Dana accused freed

(Trinidad Guardian) – A blunder by the Office of the Director of Public Prosecutions (DPP) has led to the freeing of a man accused of being a member of the gang allegedly responsible for the assassination of former Independent senator Dana Seetahal, SC.

David Ector walked into the arms of waiting family members outside the Port-of-Spain Magistrates’ Court, after Senior Magistrate Indrani Cedeno discharged the 14 people of the charges they faced under the Anti-Gang Act in relation to Seetahal’s murder in July last year.

Magistrate Cedeno was left with no choice but to do so in an oral ruling in the Port-of-Spain Eighth Magistrates’ Court, after she dismissed an application from the DPP’s Office to amend the gang charges against the 13 accused in Seetahal’s murder.

In its application, the DPP’s Office had admitted to laying the charges indictably (heard and determined by a High Court Judge and jury), as opposed to summarily (heard and determined by a magistrate) as prescribed by the legislation.

David Ector
David Ector

However, Magistrate Cedeno said the amendment could not be permitted as she felt the accused would be prejudiced by it, as the penalty for the offence is greater on summary conviction as opposed to conviction before a judge and jury. She also criticised the DPP’s Office for its delay in seeking the amendment, as she said it should have been noticed at a preliminary stage.

The DDP’s Office also cannot now re-lay the gang charges against the men as the six-month window for doing so has already expired. While her decision affected all the accused before the court, Ector, who was charged only with the gang offence and not the murder, earned his immediate release.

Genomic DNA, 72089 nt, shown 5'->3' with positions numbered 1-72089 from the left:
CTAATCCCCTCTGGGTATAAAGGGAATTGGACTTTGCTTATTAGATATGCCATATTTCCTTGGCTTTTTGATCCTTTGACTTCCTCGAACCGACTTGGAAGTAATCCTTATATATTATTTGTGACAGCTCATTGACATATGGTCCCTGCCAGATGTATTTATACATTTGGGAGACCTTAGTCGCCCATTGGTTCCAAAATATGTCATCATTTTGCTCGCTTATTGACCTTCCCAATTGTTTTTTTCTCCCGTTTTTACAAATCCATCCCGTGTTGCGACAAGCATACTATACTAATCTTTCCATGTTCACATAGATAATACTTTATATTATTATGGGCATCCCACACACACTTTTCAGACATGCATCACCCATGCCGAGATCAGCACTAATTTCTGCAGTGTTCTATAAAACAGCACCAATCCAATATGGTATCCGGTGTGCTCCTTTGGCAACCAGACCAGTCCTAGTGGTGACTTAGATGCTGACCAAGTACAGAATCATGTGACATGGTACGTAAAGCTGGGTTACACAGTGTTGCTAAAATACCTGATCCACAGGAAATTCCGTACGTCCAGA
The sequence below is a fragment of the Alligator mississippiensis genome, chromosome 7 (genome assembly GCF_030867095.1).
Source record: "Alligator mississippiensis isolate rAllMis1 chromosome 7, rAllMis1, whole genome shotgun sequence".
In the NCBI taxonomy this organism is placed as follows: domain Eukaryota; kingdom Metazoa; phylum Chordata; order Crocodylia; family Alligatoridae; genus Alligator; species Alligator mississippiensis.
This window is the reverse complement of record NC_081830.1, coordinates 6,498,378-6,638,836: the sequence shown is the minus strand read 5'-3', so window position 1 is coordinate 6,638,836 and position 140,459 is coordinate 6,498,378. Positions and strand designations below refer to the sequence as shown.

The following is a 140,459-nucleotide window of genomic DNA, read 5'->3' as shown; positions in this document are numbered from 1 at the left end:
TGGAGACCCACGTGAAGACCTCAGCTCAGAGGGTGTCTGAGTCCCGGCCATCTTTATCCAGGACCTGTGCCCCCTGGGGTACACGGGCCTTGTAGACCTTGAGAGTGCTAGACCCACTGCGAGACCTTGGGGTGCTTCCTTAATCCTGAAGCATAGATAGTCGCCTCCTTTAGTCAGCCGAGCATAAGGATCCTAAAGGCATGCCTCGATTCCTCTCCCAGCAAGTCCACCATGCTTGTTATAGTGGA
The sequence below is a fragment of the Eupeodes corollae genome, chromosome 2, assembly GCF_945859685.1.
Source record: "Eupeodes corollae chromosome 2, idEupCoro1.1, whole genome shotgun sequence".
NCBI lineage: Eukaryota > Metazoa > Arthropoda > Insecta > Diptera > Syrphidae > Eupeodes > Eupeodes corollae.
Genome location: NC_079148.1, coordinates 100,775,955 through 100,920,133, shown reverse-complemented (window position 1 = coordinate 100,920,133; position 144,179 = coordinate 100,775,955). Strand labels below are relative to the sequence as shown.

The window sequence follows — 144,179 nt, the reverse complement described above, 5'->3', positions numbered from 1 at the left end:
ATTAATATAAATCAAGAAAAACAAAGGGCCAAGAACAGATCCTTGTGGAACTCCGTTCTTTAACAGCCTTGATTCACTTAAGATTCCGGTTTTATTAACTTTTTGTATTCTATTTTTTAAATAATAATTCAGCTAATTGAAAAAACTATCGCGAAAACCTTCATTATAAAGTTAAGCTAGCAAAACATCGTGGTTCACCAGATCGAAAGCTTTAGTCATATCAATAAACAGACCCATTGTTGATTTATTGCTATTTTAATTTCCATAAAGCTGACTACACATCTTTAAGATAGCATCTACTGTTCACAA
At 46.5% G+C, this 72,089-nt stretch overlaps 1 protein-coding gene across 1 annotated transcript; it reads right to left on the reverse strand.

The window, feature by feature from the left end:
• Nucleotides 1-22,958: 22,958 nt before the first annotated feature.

Deon Peters, who like Ector was not indicted for the murder, was not as lucky though, as after being discharged he was led out of court and detained by police on an outstanding warrant for an unrelated criminal offence.

Unlike Ector and Peters, Stacy Griffith, the third person who was charged with being a gang member and not with the murder, will remain with her husband, Rajaee Ali, and ten others who are still before the court for Seetahal’s murder, as she has a separate charge of benefiting from the gang’s activity, which was laid correctly by the DPP’s Office.

Ali, his brothers Ishmael and Hamid Ali, Devaughn Cummings, Ricardo Stewart, Earl Richards, Stephan Cummings, Kevin Parkinson, Leston Gonzales, Roget Boucher, and Gareth Wiseman remain on trial for Seetahal’s murder.

Dana Seetahal
Dana Seetahal

In her judgment, Magistrate Cedeno also called on Parliament to review the gang legislation, as she said she felt there was a mix-up in varying sentences for the two trial processes, as summary trials usually carry a lesser penalty.

Seetahal guides from grave

Ironically, Magistrate Cedeno admitted that her decision was strongly influenced by Dana Seetahal’s professional book Caribbean Criminal Practice and Procedure.

“Seetahal’s book provided immense assistance and guidance on the issues raised in the application,” Magistrate Cedeno said as she quoted the text several times during her ruling.

The accused men, who were surrounded by several police in the prisoner enclosure, broke into celebration immediately upon hearing Cedeno’s decision. They were allowed to embrace each other briefly and repeatedly chanted “Allahu Akbar,” before Magistrate Cedeno intervened and warned that she would not tolerate any further disturbances.

The accused men’s relatives were also seen performing muted celebrations in the court, while Seetahal’s niece, Danielle Francois, and her brother Omar, who were also present in court, appeared to be visibly disappointed by the decision.

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